For the first time, Webster Groves makes CNN Money Magazine's "Best Places to Live" list…
Living it Up: Money Magazine Ranks Webster Groves on Top 100 Best Places to Live, but why?
Every year, Money Magazine ranks the country’s 100 best places to live. On this year’s list were four Missouri cities, two of which are in the heart of St. Louis — cities that, for me, literally hit close to home.
Coming in at No. 61 is Webster Groves, and in at No. 80 is Ballwin. As a native Ballwinian and a current resident of Webster Groves, I made my mind up quickly regarding which city I preferred. Basically, the ranks should be flipped.
I won’t beat around the bush. I’m partial (severely partial) to the ‘burbs of Ballwin. I spent the better half of my childhood running around Vlasis Park, losing my fishing pole in a pseudo-lake trying to catch small, inedible fish. I reveled in the last weekend in August (now June) when Ballwin Days, the annual carnival, could be seen from virtually anywhere in the city — the lit Ferris wheel churning the night sky. I tagged along with my girlfriends to the playground in Vlasis so they could make out with their boyfriends in the tower until the cops found us with their flashlights.
Perhaps it was simply that I was in my youth, but Ballwin has always brought a sense of comfort, a feeling of home. Everyone seemed to know everyone. And in meeting another native Ballwinian for the first time, they’d always know at least 10 of the same people you did.
But, these are just my own good memories I have for a city I happened to live in. Sure, they’re honest, and, yes, they sway my judgment in deciding the better of the two cities, but what are the real reasons Money Magazine chose Ballwin as one of the best 100 places to live?
For starters, it’s home to two major school districts that are considered among the best in the state — Rockwood and Parkway. The city is also within 30 minutes of five major universities and colleges. Ballwin has consistently low crime every year as well.
Perhaps what draws most residents to the city is the myriad of parks (like my favorite, Vlasis), nature trails and large amounts of wooded areas — which isn’t common in St. Louis, a highly populated urban stretch.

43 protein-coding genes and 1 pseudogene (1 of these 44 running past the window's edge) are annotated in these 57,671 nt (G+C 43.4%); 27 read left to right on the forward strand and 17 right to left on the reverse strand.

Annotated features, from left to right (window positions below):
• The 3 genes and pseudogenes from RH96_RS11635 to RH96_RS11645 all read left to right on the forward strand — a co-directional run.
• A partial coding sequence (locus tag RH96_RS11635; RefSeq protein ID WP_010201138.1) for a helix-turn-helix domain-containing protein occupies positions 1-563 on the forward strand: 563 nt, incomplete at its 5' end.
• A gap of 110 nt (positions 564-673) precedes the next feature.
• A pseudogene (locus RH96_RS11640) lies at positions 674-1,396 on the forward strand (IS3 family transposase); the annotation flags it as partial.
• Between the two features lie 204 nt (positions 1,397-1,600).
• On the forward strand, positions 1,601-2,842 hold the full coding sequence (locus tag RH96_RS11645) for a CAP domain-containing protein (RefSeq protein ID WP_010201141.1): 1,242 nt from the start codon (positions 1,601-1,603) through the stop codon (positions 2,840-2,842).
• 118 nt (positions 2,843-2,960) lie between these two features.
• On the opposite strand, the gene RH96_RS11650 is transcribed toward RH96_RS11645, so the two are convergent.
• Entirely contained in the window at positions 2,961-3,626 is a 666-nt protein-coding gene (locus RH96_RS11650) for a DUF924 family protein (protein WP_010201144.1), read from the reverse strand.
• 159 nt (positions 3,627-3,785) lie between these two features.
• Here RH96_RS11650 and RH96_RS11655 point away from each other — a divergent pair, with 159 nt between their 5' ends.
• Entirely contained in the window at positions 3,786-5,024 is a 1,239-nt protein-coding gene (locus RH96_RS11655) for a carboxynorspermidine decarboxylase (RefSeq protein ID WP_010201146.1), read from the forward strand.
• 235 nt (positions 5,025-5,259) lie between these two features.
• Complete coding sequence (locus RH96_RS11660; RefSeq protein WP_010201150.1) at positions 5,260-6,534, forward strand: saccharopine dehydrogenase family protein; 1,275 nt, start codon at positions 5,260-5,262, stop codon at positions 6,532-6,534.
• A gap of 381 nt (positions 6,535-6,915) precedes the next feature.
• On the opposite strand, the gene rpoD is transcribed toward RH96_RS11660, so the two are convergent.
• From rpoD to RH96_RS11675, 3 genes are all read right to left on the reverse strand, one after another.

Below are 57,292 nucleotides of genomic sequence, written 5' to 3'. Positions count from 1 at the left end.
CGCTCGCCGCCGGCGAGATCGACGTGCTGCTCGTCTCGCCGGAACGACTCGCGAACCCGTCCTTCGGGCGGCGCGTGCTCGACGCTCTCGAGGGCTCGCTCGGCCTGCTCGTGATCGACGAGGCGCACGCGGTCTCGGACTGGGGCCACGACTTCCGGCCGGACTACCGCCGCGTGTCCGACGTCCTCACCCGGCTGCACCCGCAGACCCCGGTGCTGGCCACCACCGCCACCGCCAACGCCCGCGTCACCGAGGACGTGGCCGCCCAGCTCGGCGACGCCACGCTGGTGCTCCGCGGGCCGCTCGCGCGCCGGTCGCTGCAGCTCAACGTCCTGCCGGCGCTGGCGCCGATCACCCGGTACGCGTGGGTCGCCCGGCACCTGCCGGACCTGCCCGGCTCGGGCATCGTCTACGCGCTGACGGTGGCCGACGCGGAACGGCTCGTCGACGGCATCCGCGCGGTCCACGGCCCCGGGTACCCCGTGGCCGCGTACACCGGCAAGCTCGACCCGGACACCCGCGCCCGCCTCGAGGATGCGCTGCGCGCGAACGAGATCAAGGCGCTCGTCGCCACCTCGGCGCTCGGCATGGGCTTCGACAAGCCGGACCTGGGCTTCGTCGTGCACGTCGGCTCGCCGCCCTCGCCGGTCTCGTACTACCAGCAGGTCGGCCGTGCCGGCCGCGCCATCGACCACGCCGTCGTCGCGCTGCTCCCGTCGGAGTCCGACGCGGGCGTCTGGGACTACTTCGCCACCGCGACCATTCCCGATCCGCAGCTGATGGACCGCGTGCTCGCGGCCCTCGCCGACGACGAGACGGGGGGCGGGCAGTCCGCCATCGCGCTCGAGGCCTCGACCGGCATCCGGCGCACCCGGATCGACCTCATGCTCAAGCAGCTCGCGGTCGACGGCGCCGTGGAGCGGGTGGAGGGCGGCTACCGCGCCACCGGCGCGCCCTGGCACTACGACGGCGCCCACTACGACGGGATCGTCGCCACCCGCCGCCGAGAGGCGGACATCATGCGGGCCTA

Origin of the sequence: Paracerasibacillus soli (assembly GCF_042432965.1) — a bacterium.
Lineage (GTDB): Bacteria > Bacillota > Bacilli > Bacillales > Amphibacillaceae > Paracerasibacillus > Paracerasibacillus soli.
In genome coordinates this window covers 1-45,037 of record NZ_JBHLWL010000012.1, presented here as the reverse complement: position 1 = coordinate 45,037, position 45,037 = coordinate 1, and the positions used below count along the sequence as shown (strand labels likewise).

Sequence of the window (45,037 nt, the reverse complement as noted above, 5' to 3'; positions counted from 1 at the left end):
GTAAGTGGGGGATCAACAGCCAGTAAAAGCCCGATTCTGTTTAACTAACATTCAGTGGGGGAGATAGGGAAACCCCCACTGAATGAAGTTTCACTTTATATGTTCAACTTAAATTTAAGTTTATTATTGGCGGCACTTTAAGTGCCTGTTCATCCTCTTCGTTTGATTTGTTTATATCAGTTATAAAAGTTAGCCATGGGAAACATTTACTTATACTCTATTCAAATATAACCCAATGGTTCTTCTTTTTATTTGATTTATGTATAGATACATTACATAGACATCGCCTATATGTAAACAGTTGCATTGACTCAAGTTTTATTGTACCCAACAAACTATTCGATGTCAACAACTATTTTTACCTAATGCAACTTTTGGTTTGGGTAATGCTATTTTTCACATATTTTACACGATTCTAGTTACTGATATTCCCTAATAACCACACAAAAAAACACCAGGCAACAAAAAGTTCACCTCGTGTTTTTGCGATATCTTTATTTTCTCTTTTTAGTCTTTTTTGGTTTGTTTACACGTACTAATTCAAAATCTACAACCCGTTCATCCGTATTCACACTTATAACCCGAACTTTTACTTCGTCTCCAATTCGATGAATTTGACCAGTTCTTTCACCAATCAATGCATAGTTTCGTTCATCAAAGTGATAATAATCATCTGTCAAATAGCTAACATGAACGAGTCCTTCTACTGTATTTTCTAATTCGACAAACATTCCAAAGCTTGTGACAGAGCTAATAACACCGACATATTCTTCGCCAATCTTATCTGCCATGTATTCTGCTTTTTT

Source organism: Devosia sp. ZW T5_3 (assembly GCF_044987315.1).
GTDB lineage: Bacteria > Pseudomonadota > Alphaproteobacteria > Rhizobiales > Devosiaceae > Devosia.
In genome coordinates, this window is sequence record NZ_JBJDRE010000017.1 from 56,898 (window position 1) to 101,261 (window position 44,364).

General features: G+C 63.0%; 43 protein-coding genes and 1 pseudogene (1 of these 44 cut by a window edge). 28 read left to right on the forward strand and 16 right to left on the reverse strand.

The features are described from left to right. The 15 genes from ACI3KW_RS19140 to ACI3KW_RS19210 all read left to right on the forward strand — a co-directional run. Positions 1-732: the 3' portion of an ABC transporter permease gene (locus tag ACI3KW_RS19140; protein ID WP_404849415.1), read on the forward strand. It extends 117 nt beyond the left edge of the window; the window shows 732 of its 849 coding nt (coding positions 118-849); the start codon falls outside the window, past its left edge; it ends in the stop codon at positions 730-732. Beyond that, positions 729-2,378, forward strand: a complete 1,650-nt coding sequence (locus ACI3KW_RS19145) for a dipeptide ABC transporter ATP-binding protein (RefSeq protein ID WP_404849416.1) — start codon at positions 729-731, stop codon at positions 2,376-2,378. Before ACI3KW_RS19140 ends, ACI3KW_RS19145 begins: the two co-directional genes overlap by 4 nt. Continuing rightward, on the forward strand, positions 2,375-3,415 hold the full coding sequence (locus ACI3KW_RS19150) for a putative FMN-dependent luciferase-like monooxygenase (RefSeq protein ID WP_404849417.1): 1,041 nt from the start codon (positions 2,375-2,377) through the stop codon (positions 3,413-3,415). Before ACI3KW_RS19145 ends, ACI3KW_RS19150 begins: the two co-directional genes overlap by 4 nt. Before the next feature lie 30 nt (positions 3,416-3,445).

Webster Groves is not to be ignored, however. It, too, has gems of its own. No, it’s not Ballwin. The two cities aren’t terribly comparable or relative to each other, either, but Webster Groves has a soft spot in my heart, mainly for reasons from my past.
My grandparents lived in Webster Groves when I was a kid. When I would visit them, they’d take me to eat cheesecake at Cyrano’s, the quaint restaurant on Lockwood modeled after the famous French dramatist, or to the Repertory Theatre (they were, and still are, season-ticket holders) to see amazing, personal plays in a half-circle theater with impeccable sound quality from a small, wooden stage. They lived in a Kenrick Parke condo that holds some of the best memories I have from my childhood.
And let’s not forget the last three years I’ve spent here. I’ve attended a one-of-a-kind university, found an apartment in a nice complex five minutes away from campus, met some important and impressive leaders of the city through years of campus and city reporting, and above all, met some amazing people born and raised in the Groves.
Since comparing Ballwin to the Groves is like comparing apples to oranges, I’ll say that each city made the list for reasons that must have been totally different. Ballwin is a teeming, busy suburb on the edge of the city. Webster Groves is a small town trapped in the city. And it is that same sense of small-town-living that can make the Groves a place of exclusion.
I understand Webster Groves has a rich history, beautiful century homes, quaint shops and perfect lawns, but to me, there hangs an air of pretentiousness that I can’t ignore. Perhaps it’s more about legacy. Everybody from Webster seems to have lived here all his or her life. Beyond that, their families have been here for generations, this is their community. Ballwin, however, is not a town of permanence. Ballwin is forever changing, shifting and rebuilding.
Neither city is right or wrong, nor in an objective world is either really better or worse than they other. I can’t help but feel thankful as I compare and contrast the two places in St. Louis that have most shaped my life. I’ve lived in two fantastic places, and not everybody gets so lucky.
Embrace the best, Webster Groves, you’re lucky and you’re blessed. And Ballwin is coming for you next year.